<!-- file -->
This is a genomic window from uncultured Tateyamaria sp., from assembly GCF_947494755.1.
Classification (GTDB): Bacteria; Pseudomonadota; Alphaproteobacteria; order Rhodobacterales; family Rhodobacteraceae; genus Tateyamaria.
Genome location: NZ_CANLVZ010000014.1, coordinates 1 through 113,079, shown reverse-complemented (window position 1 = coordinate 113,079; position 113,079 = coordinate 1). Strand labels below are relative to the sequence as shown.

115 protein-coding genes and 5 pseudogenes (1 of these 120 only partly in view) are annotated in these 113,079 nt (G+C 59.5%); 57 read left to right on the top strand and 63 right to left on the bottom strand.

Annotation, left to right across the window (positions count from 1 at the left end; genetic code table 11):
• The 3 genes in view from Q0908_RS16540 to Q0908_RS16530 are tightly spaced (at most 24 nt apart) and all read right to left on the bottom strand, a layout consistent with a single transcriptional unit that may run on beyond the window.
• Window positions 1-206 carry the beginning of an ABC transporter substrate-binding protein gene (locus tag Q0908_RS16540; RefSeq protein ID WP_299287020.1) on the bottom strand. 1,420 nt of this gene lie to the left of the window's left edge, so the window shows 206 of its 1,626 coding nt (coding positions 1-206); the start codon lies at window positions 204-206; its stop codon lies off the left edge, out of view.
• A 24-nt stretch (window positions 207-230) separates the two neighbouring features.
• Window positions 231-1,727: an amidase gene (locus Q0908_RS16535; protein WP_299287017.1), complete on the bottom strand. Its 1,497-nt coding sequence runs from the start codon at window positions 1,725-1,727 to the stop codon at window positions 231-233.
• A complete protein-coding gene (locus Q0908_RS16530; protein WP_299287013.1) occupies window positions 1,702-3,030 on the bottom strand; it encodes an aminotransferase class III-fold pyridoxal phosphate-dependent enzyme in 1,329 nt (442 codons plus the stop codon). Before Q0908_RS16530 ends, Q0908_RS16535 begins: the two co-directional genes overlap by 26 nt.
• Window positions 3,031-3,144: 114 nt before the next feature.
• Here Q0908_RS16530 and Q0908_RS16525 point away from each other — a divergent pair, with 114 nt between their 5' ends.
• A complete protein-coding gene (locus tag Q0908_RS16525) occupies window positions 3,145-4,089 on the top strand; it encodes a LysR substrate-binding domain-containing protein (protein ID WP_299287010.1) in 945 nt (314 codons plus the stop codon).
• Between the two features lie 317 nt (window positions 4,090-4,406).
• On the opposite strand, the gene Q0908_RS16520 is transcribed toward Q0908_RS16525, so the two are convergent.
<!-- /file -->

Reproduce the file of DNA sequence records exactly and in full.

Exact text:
This is a genomic window from uncultured Tateyamaria sp., from assembly GCF_947494755.1.
Classification (GTDB): Bacteria; Pseudomonadota; Alphaproteobacteria; order Rhodobacterales; family Rhodobacteraceae; genus Tateyamaria.
Genome location: NZ_CANLVZ010000014.1, coordinates 1 through 113,079, shown reverse-complemented (window position 1 = coordinate 113,079; position 113,079 = coordinate 1). Strand labels below are relative to the sequence as shown.

115 protein-coding genes and 5 pseudogenes (1 of these 120 only partly in view) are annotated in these 113,079 nt (G+C 59.5%); 57 read left to right on the top strand and 63 right to left on the bottom strand.

Annotation, left to right across the window (positions count from 1 at the left end; genetic code table 11):
• The 3 genes in view from Q0908_RS16540 to Q0908_RS16530 are tightly spaced (at most 24 nt apart) and all read right to left on the bottom strand, a layout consistent with a single transcriptional unit that may run on beyond the window.
• Window positions 1-206 carry the beginning of an ABC transporter substrate-binding protein gene (locus tag Q0908_RS16540; RefSeq protein ID WP_299287020.1) on the bottom strand. 1,420 nt of this gene lie to the left of the window's left edge, so the window shows 206 of its 1,626 coding nt (coding positions 1-206); the start codon lies at window positions 204-206; its stop codon lies off the left edge, out of view.
• A 24-nt stretch (window positions 207-230) separates the two neighbouring features.
• Window positions 231-1,727: an amidase gene (locus Q0908_RS16535; protein WP_299287017.1), complete on the bottom strand. Its 1,497-nt coding sequence runs from the start codon at window positions 1,725-1,727 to the stop codon at window positions 231-233.
• A complete protein-coding gene (locus Q0908_RS16530; protein WP_299287013.1) occupies window positions 1,702-3,030 on the bottom strand; it encodes an aminotransferase class III-fold pyridoxal phosphate-dependent enzyme in 1,329 nt (442 codons plus the stop codon). Before Q0908_RS16530 ends, Q0908_RS16535 begins: the two co-directional genes overlap by 26 nt.
• Window positions 3,031-3,144: 114 nt before the next feature.
• Here Q0908_RS16530 and Q0908_RS16525 point away from each other — a divergent pair, with 114 nt between their 5' ends.
• A complete protein-coding gene (locus tag Q0908_RS16525) occupies window positions 3,145-4,089 on the top strand; it encodes a LysR substrate-binding domain-containing protein (protein ID WP_299287010.1) in 945 nt (314 codons plus the stop codon).
• Between the two features lie 317 nt (window positions 4,090-4,406).
• On the opposite strand, the gene Q0908_RS16520 is transcribed toward Q0908_RS16525, so the two are convergent.